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Re. Foreclosure - Sheriff Sale Adjournments

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  • retroracers2007
    In support of my case against my mortgage co., I have submitted two reports (complaints) to HUD via their website: www.hud.gov/offices/oig/hotline/ One against
    Message 1 of 3 , Jan 29, 2008
      In support of my case against my mortgage co., I have submitted two
      reports (complaints) to HUD via their website:
      www.hud.gov/offices/oig/hotline/

      One against the sheriff and one against the foreclosing attorneys.

      This is the one against the sheriff: (The other one is too long to
      post.)

      TO: HUD OIG Hotline (GFI)
      451 7th Street, SW
      Washington, DC 20410
      hotline@...


      REPORT OF FRAUD

      Who was involved? (Names, addresses, phone numbers, if available)
      One in specific is Oakland County Sheriff's Office, 1200 North
      Telegraph Road Building 38E, Pontiac, Michigan, USA, 48341-1044.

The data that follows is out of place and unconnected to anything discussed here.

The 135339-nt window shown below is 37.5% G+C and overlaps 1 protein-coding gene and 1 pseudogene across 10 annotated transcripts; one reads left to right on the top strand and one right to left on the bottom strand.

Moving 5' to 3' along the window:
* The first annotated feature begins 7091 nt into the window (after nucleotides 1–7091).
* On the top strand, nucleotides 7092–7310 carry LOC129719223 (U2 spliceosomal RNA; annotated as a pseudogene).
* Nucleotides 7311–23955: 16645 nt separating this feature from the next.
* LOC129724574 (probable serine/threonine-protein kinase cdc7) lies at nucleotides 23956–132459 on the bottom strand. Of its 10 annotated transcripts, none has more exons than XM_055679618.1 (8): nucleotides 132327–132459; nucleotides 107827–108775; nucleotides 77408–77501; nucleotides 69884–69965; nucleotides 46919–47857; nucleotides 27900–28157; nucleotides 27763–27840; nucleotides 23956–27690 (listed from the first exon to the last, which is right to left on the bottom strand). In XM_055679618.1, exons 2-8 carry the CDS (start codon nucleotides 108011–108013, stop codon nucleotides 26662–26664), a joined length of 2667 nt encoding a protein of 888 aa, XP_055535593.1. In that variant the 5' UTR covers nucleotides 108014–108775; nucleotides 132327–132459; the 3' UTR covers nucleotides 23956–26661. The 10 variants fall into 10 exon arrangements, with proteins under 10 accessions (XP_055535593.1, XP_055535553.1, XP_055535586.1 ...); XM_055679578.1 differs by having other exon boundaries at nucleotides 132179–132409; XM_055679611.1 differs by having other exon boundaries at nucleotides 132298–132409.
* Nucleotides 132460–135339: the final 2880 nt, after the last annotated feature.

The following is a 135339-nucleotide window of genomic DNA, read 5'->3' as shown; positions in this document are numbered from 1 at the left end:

Most likely, other sheriffs in Michigan are violating the same
      law.

      • What happened? (Summary of events, additional sources of evidence)
      Michigan Sheriffs, the Oakland County Sheriff specifically, are
      routinely granting hundreds or thousands of sheriff sale adjournments
      weekly in violation of Title 12 U.S.C. § 3760(c)(1).
      From what I understand, upon assignment as foreclosure commissioner
      from the Secretary of Housing and Urban Development, a sheriff's
      authority and responsibility is stated in Title 12 U.S.C. § 3760(c)
      (1), which states:
      "(1) General authority
      The foreclosure commissioner may, before or at the time of the
      foreclosure sale, adjourn or cancel the foreclosure sale if the
      commissioner determines, in the commissioner's discretion, that—"
      (A) circumstances are not conducive to a sale which is fair to the
      mortgagor and the Secretary; or"
      (B) additional time is necessary to determine whether the security